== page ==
UNIVERSITY PARK, Pa. — The College of Health and Human Development announced recipients of its 2017 Faculty and Staff Awards. A reception honoring the awardees was held Nov. 15 in the Bennett Pierce Living Center in Henderson Building at Penn State University Park.
The awards and their recipients are:
Carol Clark Ford Staff Achievement Award
Financial coordinator, Department of Human Development and Family Studies
Gray’s responsibilities include preparing the department’s annual budgets, monitoring the budgets of auxiliary units, providing oversight on all departmental financial transactions, and working with faculty and graduate students with travel and other financial requests.
In her time as financial coordinator, Gray has taken the initiative to improve her effectiveness and service to HDFS. She participated in the ACOR Certification Education Series, a training program developed by Penn State’s Administrative Committee on Research to train administrators to assist faculty in developing and managing their research programs. She also completed Penn State’s Survival Skills for Supervisors certificate program to better train her in the role of a supervisor.
Rhonda Freeman Spychalski
Records manager, Office of Undergraduate Studies and Outreach
Spychalski is responsible for the college’s academic records, overseeing college and University policies regarding academic requirements, and analyzing and interpreting data for the college’s institutional research.
She supports eight departments and their professional and faculty advisers, all of whom rely on the student information system, which was transitioned last year to LionPATH. Serving as the college’s “go-to” person for LionPATH, Spychalski was instrumental in educating, supporting, communicating and leading advisers toward working collaboratively with the LionPATH team.
This award recognizes outstanding achievement by a staff, clerical or technical service employee of the college who “makes it easier for others to accomplish their objectives effectively and efficiently.” The award was endowed by Donald H. Ford, dean emeritus of the former College of Human Development, in honor of his wife, Carol Clark Ford.
Evelyn R. Saubel Faculty Award
Lesley A. Ross
Associate professor, human development and family studies
Ross is an associate professor of human development and family studies, joining the department in 2014 and most recently becoming the director of the HDFS Honors Program in 2016. She is acting director of the Center for Healthy Aging through summer 2018. Since joining HDFS, Ross has mentored 12 undergraduate students through her research lab, overseen five undergraduate student posters, mentored five graduate students, and served on four dissertation and five comprehensive exam committees.
Ross established a monthly community outreach program that pairs older adults with undergraduate and graduate students. The connection allows students to work with rural, low-income older adults, assisting them with future career and educational goals.
Maria L. Dawson
Instructor, health policy and administration
Dawson, instructor in health policy and administration, has been with the department since 2012. She joined Penn State with 27 years of health care management experience in a variety of health care settings, including long-term care assisted living facilities, home care and hospice settings, federal correctional settings, and outpatient hospital clinics.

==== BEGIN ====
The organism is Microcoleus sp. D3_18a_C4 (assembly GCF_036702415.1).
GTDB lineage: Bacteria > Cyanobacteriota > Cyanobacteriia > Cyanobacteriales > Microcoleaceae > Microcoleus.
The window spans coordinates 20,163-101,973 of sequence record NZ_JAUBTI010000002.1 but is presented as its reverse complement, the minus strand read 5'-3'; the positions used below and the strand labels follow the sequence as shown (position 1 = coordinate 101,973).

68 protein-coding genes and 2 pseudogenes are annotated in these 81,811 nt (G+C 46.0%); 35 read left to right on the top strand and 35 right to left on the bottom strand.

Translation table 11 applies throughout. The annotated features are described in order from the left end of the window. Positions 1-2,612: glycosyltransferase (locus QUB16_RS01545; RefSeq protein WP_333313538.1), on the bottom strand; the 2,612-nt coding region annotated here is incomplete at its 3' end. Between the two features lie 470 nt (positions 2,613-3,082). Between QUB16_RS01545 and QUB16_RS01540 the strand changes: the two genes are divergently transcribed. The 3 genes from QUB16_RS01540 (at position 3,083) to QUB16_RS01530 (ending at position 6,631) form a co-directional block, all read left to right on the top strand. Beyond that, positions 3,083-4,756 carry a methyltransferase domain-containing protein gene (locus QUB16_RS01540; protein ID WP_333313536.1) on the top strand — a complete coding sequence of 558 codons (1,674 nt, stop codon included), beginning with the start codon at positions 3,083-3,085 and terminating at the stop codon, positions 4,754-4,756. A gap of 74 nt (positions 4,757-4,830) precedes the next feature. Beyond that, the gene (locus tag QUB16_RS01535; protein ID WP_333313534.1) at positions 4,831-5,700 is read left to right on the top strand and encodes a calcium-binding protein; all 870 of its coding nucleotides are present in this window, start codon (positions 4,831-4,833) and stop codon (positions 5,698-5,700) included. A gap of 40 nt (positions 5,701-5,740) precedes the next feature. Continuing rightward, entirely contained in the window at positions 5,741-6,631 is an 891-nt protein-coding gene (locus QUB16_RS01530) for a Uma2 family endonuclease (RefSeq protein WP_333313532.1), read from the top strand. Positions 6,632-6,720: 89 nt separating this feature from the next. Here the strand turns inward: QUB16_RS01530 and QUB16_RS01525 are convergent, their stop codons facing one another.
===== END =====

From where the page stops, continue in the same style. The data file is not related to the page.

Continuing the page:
Since becoming a full-time instructor with the Department of Health Policy and Administration, Dawson has served as adviser to roughly 16 students per year. Dawson is also involved in the college’s Women’s Leadership Initiative, the Undergraduate Advisory Board, and the HPA online bachelor of science program, and has served on a number of committees.
This award recognizes faculty members for service to students. Among its criteria are a commitment to human service; accessibility as an adviser; and a caring, professional style. The award was established in honor of 1935 alumna Evelyn Saubel, a longtime assistant to the dean in the former colleges of Home Economics and Human Development.
Leadership in Outreach Scholarship Award
Instructor and director of the Center for Fitness and Wellness, Department of Kinesiology
As an instructor and director of the Center for Fitness and Wellness, Bopp specializes in clinical exercise physiology, fitness testing, and exercise prescription, and is committed to giving kinesiology students opportunities to engage with diverse populations in different settings, providing them with skills that go beyond the classroom.
Bopp has created partnerships with the Department of Kinesiology’s Exercise is Medicine initiative, the Library of Congress, local and regional high schools, and two State College retirement communities. Each of these opportunities allows students to participate in health and wellness screenings and exercise counseling for a diverse population, not only providing them with hands-on experience, but also the chance to practice cultural competency and bedside manners as future health care providers.
This award honors an individual who has made significant leadership contributions to the outreach mission of the college.
Diversity Achievement Award
Instructor, Department of Communication Sciences and Disorders
As an instructor of communication sciences and disorders, Chilton focuses her research on deaf culture to help bridge the gap between the world of hearing and those with hearing loss who communicate through sign language.